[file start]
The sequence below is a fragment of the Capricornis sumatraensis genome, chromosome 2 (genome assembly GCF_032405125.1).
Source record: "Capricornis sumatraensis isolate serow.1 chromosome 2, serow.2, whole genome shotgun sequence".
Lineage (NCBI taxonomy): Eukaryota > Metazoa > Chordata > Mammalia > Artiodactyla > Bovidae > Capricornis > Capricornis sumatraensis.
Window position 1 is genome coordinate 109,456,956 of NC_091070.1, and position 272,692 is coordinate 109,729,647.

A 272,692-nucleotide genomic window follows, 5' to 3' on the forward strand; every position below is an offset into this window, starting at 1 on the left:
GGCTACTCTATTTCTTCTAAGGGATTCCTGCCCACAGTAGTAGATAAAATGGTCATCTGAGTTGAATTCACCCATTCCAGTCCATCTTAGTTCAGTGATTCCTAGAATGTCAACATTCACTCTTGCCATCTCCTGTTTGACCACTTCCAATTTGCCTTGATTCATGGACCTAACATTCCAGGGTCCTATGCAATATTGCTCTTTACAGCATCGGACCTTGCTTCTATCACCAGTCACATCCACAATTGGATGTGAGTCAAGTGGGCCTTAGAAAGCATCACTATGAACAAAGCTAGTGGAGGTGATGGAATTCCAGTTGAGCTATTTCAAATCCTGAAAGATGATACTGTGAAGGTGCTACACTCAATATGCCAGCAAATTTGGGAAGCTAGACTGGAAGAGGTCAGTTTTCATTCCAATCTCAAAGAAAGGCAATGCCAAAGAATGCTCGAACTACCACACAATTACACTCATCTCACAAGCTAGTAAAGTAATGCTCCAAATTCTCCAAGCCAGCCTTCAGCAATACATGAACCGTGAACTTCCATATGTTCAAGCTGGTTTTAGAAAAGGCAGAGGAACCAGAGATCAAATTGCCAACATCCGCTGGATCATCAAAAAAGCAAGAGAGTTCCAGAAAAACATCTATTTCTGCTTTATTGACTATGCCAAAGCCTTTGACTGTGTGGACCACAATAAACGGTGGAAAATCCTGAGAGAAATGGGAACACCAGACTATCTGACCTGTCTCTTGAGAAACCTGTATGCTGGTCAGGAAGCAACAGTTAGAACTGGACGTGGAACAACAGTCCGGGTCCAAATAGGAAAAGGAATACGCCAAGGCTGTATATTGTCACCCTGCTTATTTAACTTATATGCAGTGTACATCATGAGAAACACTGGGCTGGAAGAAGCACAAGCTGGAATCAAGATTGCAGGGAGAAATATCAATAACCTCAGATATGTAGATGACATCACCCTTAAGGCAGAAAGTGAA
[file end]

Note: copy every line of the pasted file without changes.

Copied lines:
The sequence below is a fragment of the Capricornis sumatraensis genome, chromosome 2 (genome assembly GCF_032405125.1).
Source record: "Capricornis sumatraensis isolate serow.1 chromosome 2, serow.2, whole genome shotgun sequence".
Lineage (NCBI taxonomy): Eukaryota > Metazoa > Chordata > Mammalia > Artiodactyla > Bovidae > Capricornis > Capricornis sumatraensis.
Window position 1 is genome coordinate 109,456,956 of NC_091070.1, and position 272,692 is coordinate 109,729,647.

A 272,692-nucleotide genomic window follows, 5' to 3' on the forward strand; every position below is an offset into this window, starting at 1 on the left:
GGCTACTCTATTTCTTCTAAGGGATTCCTGCCCACAGTAGTAGATAAAATGGTCATCTGAGTTGAATTCACCCATTCCAGTCCATCTTAGTTCAGTGATTCCTAGAATGTCAACATTCACTCTTGCCATCTCCTGTTTGACCACTTCCAATTTGCCTTGATTCATGGACCTAACATTCCAGGGTCCTATGCAATATTGCTCTTTACAGCATCGGACCTTGCTTCTATCACCAGTCACATCCACAATTGGATGTGAGTCAAGTGGGCCTTAGAAAGCATCACTATGAACAAAGCTAGTGGAGGTGATGGAATTCCAGTTGAGCTATTTCAAATCCTGAAAGATGATACTGTGAAGGTGCTACACTCAATATGCCAGCAAATTTGGGAAGCTAGACTGGAAGAGGTCAGTTTTCATTCCAATCTCAAAGAAAGGCAATGCCAAAGAATGCTCGAACTACCACACAATTACACTCATCTCACAAGCTAGTAAAGTAATGCTCCAAATTCTCCAAGCCAGCCTTCAGCAATACATGAACCGTGAACTTCCATATGTTCAAGCTGGTTTTAGAAAAGGCAGAGGAACCAGAGATCAAATTGCCAACATCCGCTGGATCATCAAAAAAGCAAGAGAGTTCCAGAAAAACATCTATTTCTGCTTTATTGACTATGCCAAAGCCTTTGACTGTGTGGACCACAATAAACGGTGGAAAATCCTGAGAGAAATGGGAACACCAGACTATCTGACCTGTCTCTTGAGAAACCTGTATGCTGGTCAGGAAGCAACAGTTAGAACTGGACGTGGAACAACAGTCCGGGTCCAAATAGGAAAAGGAATACGCCAAGGCTGTATATTGTCACCCTGCTTATTTAACTTATATGCAGTGTACATCATGAGAAACACTGGGCTGGAAGAAGCACAAGCTGGAATCAAGATTGCAGGGAGAAATATCAATAACCTCAGATATGTAGATGACATCACCCTTAAGGCAGAAAGTGAA